Christmas lights. What did you just picture in your mind? Maybe a joyous morning filled with family, reverence, and general happiness. Wrong. If you’re like me, or Clint Howard, you think an hour spent untangling those brightly colored lights that no one will notice. When scientists decide they’d rather spend time researching if people have ESP by testing them with pornographic images instead of researching how these tangles happen, Clint Howard gets just a little bit uglier.

WHAT HATH SCIENCE DONE!?

                Whether it be Christmas lights, iPod headphones, or extension cords, no matter how tightly and carefully you wrap a long, linear object, it will only come out tangled and knotted. The box you store these things in will sit in the garage, totally still for ten months at a time, but yet, inside, strange physics are taking place. Cords are wrapping around themselves, doing knots only a Boy Scout with no life would know how to handle. (Read: all Boy Scouts)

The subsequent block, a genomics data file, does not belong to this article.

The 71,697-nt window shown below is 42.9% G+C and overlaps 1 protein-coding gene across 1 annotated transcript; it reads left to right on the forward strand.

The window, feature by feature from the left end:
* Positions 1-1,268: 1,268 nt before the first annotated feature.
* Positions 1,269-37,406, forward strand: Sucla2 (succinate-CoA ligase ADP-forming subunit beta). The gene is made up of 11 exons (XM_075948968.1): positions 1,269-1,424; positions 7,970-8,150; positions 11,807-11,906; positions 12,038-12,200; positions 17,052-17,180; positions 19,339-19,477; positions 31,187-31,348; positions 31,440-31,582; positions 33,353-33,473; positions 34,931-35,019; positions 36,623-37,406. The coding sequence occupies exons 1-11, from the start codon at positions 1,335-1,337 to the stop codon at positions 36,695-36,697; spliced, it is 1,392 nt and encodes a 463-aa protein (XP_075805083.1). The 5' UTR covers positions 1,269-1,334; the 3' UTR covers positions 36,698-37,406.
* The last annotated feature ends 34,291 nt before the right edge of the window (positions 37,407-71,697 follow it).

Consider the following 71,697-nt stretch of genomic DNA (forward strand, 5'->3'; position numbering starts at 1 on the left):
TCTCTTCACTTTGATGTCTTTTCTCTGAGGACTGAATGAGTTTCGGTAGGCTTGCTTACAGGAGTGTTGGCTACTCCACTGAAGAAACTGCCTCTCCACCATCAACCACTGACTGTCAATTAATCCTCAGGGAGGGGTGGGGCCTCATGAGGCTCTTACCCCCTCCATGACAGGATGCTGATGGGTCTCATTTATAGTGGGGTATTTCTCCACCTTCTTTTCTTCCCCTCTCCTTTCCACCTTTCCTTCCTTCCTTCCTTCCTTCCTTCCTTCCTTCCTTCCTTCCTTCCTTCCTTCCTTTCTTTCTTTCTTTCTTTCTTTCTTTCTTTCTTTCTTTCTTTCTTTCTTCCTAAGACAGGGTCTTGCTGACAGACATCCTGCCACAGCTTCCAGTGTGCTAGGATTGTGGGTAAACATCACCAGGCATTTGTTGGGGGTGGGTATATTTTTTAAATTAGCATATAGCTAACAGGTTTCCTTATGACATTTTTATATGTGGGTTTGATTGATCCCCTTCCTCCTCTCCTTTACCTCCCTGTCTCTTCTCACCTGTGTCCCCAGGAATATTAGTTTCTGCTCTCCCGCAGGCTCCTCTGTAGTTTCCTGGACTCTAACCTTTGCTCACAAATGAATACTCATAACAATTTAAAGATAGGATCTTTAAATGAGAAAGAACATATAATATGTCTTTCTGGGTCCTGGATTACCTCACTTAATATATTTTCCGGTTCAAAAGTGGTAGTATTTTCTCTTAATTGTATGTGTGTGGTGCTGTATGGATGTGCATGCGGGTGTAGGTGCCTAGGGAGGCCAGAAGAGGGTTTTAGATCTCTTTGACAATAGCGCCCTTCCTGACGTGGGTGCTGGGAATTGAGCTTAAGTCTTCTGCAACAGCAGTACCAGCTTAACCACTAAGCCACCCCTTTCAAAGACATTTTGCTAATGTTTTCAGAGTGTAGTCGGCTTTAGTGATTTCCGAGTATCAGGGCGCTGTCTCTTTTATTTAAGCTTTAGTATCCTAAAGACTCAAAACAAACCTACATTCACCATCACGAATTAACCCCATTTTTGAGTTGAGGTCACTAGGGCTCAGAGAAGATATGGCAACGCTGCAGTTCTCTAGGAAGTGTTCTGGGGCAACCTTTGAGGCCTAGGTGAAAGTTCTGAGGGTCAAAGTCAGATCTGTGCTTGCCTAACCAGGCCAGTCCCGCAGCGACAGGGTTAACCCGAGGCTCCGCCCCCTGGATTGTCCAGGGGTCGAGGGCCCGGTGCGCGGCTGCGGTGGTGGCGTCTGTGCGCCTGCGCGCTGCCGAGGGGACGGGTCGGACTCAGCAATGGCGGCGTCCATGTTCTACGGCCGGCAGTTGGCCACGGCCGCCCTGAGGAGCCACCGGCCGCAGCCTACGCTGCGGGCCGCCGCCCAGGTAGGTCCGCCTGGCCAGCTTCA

Why women keep marrying Larry King
                I mean, honestly. Suspenders on the Crypt Keeper.

"Baby, the man looks like a frog!" - Scrubs

Jetpacks
                Jetpacks as a concept have been around longer than actual space travel. Why can we say “Oh, let’s put seven people on that big ol’ rock up in the sky, along with a car and some golf clubs. Just to see what’s up there. My money’s on rocks, but Johnson says BIG rocks,” but we can’t figure out how to get that common man over there a backpack that makes him fly with rockets. Flying with rockets is only second in coolness and awesome-osity to flying without rockets… or wings.
                Instead of focusing our transportation research on the next coal burning scooter, let’s get America’s top scientists on this. President Obama called this age “our generation's Sputnik moment”. Let’s pretend that those damn rooskies have already invented a jetpack made out of empty vodka bottles and are currently testing it on chimps. That’ll make sure we get NASA off their butts studying why the Horsehead nebula doesn’t simply eat the Hay Bale asteroid belt, and into the real world designing backpacks to revolutionize travel, and make it easier for white men to dunk.